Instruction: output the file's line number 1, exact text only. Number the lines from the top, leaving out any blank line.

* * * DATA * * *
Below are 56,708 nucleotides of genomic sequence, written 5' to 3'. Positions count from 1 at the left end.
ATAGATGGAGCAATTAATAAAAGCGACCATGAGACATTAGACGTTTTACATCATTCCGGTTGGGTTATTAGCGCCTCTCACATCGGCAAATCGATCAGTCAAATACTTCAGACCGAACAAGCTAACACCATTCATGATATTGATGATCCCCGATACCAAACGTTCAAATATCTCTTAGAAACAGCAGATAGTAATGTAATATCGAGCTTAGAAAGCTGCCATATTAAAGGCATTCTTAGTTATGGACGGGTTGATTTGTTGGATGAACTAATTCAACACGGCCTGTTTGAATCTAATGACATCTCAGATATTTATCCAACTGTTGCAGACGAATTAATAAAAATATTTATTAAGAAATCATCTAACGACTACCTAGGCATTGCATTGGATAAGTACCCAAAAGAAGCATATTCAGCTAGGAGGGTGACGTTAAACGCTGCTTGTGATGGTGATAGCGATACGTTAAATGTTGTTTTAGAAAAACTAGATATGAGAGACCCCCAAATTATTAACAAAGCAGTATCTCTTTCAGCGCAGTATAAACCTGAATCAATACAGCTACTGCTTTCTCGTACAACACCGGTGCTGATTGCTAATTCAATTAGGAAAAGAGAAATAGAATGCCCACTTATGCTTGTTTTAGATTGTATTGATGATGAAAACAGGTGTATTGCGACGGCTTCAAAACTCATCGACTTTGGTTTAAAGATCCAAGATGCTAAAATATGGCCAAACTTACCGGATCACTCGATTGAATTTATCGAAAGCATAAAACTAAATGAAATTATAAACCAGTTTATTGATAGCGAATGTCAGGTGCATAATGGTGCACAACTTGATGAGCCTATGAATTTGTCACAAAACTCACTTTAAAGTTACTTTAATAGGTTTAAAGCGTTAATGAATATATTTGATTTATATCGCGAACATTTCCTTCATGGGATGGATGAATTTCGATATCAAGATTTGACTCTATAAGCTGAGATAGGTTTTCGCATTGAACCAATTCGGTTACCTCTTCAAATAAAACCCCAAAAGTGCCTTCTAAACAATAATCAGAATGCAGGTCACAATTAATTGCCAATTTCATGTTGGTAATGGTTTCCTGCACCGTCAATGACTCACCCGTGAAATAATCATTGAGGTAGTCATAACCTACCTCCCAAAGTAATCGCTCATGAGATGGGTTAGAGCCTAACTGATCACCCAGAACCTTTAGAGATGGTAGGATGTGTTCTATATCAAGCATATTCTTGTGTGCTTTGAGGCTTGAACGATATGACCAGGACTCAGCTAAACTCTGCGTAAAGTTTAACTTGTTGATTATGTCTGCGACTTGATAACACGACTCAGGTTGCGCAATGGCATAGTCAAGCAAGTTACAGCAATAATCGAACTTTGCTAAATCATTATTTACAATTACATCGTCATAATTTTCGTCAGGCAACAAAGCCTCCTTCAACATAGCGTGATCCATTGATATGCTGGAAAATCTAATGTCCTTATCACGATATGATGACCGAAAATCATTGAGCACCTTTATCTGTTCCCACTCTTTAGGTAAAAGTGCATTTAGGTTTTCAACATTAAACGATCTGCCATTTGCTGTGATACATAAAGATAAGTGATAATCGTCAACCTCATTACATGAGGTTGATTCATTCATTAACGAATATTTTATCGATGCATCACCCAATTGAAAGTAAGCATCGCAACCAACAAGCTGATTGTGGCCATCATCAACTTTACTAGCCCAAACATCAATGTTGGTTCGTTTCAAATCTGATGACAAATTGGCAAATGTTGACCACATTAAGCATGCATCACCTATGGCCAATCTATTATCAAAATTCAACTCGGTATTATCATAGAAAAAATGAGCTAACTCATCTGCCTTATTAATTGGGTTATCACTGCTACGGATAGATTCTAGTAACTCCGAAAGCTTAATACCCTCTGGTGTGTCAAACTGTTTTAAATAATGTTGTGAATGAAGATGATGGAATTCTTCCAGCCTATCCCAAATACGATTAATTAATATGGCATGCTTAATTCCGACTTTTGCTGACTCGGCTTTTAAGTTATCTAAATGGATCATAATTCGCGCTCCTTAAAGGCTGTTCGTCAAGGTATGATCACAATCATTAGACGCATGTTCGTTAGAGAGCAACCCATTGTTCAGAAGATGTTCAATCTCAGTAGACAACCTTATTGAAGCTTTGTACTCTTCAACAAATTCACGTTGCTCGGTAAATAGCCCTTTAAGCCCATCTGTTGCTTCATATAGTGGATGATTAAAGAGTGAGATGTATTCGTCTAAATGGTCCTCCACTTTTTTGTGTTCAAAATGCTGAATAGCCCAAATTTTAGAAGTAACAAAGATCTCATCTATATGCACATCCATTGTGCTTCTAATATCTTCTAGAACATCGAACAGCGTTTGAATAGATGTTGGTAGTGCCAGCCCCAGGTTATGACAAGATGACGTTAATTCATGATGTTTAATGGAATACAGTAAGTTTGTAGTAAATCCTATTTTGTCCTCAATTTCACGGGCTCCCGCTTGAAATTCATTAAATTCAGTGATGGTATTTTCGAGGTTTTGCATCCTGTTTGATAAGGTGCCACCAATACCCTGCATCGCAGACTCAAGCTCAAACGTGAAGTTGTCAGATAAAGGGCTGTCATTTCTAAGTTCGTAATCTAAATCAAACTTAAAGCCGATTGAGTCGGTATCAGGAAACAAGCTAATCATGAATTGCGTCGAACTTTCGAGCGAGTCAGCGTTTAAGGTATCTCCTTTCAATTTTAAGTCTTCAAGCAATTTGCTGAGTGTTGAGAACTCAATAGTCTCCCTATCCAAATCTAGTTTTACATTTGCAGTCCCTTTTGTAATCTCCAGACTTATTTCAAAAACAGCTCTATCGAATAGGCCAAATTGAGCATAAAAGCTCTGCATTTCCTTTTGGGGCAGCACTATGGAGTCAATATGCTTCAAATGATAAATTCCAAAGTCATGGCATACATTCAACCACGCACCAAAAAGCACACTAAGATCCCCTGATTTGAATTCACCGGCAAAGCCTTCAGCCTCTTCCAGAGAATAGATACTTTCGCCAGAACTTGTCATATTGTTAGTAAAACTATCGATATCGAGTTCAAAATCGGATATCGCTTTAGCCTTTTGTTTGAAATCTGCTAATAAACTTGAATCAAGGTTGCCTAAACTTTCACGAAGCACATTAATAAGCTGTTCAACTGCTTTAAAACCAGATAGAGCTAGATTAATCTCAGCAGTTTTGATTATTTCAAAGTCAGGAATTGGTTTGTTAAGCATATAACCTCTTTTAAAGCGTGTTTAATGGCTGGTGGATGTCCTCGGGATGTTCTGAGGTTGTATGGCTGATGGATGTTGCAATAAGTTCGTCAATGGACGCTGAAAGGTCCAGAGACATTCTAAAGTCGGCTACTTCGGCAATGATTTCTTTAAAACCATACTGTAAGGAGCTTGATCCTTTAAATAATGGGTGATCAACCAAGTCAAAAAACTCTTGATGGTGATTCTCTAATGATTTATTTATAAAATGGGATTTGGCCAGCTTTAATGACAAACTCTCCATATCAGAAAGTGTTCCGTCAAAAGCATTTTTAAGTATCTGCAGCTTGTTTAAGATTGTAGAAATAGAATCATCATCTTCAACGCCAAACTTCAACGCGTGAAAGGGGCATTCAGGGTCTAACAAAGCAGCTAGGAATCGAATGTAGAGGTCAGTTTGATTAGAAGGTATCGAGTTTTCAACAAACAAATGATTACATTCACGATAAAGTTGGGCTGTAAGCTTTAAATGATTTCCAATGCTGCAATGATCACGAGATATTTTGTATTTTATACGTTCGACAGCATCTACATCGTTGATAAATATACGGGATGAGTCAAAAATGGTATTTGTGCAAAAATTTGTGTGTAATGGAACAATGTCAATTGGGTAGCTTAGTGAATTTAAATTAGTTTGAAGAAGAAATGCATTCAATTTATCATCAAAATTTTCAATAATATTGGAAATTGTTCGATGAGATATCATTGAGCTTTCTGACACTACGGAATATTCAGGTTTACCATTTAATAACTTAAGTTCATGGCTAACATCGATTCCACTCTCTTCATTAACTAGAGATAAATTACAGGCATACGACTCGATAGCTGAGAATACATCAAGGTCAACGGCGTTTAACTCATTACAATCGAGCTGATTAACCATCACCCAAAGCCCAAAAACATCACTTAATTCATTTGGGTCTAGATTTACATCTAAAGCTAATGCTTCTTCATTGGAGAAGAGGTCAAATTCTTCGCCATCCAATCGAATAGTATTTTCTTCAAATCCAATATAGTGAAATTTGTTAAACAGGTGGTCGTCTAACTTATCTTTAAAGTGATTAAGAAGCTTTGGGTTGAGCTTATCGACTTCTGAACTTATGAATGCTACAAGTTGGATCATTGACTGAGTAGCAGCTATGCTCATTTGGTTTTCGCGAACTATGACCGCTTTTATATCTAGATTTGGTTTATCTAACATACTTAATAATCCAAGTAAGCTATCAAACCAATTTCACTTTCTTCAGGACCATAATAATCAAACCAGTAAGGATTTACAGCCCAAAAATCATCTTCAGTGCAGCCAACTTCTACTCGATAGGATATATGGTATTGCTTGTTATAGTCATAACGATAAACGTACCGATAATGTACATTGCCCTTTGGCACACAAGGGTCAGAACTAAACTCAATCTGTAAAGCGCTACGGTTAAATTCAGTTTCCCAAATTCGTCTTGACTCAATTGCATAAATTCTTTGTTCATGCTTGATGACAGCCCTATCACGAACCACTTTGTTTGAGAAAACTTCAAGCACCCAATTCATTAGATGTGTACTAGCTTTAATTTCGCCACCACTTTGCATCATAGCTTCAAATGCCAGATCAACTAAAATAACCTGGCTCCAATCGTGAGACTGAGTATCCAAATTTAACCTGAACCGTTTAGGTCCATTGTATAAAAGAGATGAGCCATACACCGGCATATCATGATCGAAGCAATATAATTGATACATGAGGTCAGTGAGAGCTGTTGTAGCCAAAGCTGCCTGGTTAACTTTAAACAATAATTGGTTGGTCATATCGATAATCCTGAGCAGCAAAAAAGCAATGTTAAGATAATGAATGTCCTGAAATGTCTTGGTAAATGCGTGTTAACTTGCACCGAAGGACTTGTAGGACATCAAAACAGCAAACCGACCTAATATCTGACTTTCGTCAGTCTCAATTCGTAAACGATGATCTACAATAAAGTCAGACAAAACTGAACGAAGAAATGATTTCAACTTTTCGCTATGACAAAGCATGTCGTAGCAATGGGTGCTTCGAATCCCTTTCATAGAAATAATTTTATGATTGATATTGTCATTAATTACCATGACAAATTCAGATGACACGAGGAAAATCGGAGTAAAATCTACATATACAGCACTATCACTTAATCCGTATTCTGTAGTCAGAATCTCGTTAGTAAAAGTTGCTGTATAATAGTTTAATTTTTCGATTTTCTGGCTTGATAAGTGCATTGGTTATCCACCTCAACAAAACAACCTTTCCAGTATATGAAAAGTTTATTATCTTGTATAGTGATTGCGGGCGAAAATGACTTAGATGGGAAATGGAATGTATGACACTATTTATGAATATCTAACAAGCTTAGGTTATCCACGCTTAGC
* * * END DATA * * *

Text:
Below are 56,708 nucleotides of genomic sequence, written 5' to 3'. Positions count from 1 at the left end.